Recently, as I was reading about the current Latin American immigration issues facing our country, I remembered a story my father told me. Years ago, he and my two brothers were in Ecuador. My oldest brother was living there and teaching English, biding his downtime by taking cab rides around Quito so he could practice his Spanish with the cabbies. My father and middle brother were visiting, enjoying the fresh local take my eldest brother had on the sloped city that he had inhabited for nearly a year. It was good to be reunited. Then, near the end of the trip, my middle brother lost his passport. This is a major inconvenience at best, or a minor catastrophe at worst. To obtain a brand new passport before their flight back to The States was going to be very difficult. But thanks to the strength of the American Flag and its influence, this amounted to nothing more than a bit of perspective for the whole family.
After it dawned on my brother that his passport was gone, the three of them went directly to the American Embassy. As they walked to the front, they passed a small line of Ecuadorians in their Sunday best, all of whom appeared to be waiting for something. They skirted the line and were immediately admitted and led into a bright, clean, air-conditioned waiting area with high ceilings and portraits of American presidents. A smiling young American woman told them it would just be a moment, and offered them coffee and soda in the meantime. The hushed, sterile solitude of the Embassy discouraged my family from saying anything to one another as they waited. But their quietude was promptly interrupted by the swift clicking of an authoritative heel coming towards them across the spotless granite floor. It was the Director of the American Consulate, already light-heartedly chiding my brother for losing his passport. The new passport was ready an hour later.
Relief. With the new passport in hand, they left the Embassy. As they crossed the courtyard and began walking on the sidewalk, they saw the line of Ecuadorians from before. Although they recognized the same people at the front, the line had grown so much that it wrapped around the Embassy building nearly two times. To get to the front of this line meant hours and hours of waiting in the stifling equatorial heat, hoping to be let in before the Embassy closed for the day. The goal? To secure the paperwork in order to begin the application process to legally enter the United States and ultimately become a citizen. The gateway to a better life. Of course, this is a long shot at best. To successfully maneuver through all of the steps and gain legal entry to the United States before thousands of other, equally qualified countrymen has a lot to do with luck. My family noted how melancholic the whole scene appeared to be. Everyone had their head down, not talking at all. One man, in particular, stood out: he was older (but not elderly), wearing a green suit, lightly pressed green shirt, and a dark green tie. His hair was neatly combed and his shoes were shined. He held a briefcase. There had to be papers inside (proof of something) that maybe no one would ever see. But he continued to wait in the quiet line, hoping that one day he would be able to present the contents of his briefcase to someone important.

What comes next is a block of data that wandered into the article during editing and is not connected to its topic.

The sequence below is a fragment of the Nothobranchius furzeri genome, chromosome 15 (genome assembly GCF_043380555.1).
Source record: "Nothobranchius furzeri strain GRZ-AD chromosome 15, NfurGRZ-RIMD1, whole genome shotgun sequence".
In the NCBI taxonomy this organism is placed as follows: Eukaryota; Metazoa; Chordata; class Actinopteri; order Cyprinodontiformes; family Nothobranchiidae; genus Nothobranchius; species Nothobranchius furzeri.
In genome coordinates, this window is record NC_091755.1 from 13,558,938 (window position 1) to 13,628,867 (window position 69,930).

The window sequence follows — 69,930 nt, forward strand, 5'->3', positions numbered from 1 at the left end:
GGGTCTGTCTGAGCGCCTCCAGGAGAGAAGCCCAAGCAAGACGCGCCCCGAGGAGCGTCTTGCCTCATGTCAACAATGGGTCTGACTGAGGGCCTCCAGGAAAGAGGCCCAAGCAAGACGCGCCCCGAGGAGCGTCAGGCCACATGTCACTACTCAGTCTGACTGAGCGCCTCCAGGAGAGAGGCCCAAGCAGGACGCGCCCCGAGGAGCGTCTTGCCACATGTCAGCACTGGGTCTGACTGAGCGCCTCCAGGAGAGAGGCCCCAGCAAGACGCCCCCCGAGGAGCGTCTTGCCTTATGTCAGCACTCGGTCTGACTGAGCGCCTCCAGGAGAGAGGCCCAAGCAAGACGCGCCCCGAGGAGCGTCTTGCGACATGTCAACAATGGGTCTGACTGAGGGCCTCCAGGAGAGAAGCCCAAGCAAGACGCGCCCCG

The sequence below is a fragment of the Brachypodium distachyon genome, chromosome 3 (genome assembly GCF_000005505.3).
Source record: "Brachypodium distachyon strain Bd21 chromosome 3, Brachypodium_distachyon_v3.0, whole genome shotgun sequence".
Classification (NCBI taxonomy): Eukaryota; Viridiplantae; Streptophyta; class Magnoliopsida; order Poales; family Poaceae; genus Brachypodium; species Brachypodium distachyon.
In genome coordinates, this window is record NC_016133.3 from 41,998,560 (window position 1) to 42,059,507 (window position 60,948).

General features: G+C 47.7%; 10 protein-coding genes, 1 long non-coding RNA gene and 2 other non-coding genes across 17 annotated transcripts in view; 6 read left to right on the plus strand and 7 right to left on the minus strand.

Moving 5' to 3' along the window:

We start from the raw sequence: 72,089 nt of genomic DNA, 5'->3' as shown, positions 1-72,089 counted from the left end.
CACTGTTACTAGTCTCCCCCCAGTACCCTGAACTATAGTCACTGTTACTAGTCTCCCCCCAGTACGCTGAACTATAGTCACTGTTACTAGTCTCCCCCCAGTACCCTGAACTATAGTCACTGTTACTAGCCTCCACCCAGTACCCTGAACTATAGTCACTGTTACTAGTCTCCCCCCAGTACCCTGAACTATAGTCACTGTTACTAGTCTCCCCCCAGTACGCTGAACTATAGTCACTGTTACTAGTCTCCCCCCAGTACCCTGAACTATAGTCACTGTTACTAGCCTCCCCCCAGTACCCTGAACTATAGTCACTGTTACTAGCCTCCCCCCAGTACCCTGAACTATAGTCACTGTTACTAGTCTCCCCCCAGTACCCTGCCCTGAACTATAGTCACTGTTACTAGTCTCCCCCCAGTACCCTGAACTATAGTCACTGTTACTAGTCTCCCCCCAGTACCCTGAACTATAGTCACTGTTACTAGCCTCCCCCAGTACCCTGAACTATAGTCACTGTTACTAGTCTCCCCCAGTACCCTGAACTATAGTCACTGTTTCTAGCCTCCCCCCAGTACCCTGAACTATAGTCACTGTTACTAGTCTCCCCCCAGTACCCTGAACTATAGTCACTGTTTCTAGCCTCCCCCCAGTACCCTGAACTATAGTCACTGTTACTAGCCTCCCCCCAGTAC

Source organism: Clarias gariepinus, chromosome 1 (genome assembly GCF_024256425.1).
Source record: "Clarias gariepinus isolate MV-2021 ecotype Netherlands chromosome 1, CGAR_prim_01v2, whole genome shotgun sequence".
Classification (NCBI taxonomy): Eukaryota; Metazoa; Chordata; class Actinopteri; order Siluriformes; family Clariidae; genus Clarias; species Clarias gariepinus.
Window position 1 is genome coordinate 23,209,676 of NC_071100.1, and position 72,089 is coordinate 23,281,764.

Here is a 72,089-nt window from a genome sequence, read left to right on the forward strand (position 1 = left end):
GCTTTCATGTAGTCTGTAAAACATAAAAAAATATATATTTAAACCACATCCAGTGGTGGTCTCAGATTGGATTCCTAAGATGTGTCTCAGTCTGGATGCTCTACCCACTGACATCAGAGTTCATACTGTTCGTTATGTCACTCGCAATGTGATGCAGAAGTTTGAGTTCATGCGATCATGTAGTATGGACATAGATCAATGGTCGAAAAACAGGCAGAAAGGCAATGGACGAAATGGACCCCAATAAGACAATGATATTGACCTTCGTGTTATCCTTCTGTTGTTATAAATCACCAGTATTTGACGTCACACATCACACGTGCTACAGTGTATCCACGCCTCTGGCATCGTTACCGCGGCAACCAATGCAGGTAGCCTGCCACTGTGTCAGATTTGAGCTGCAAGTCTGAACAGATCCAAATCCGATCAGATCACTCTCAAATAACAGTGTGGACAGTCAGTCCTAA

The stark difference between these two situations is very poignant. Sometimes it is lost on all of us how lucky we all are to have been born in the United States and to be American citizens. But as the summer unfolds and patriotism kicks into gear, think of the man with the briefcase, hoping to get a taste of something the rest of us may take for granted.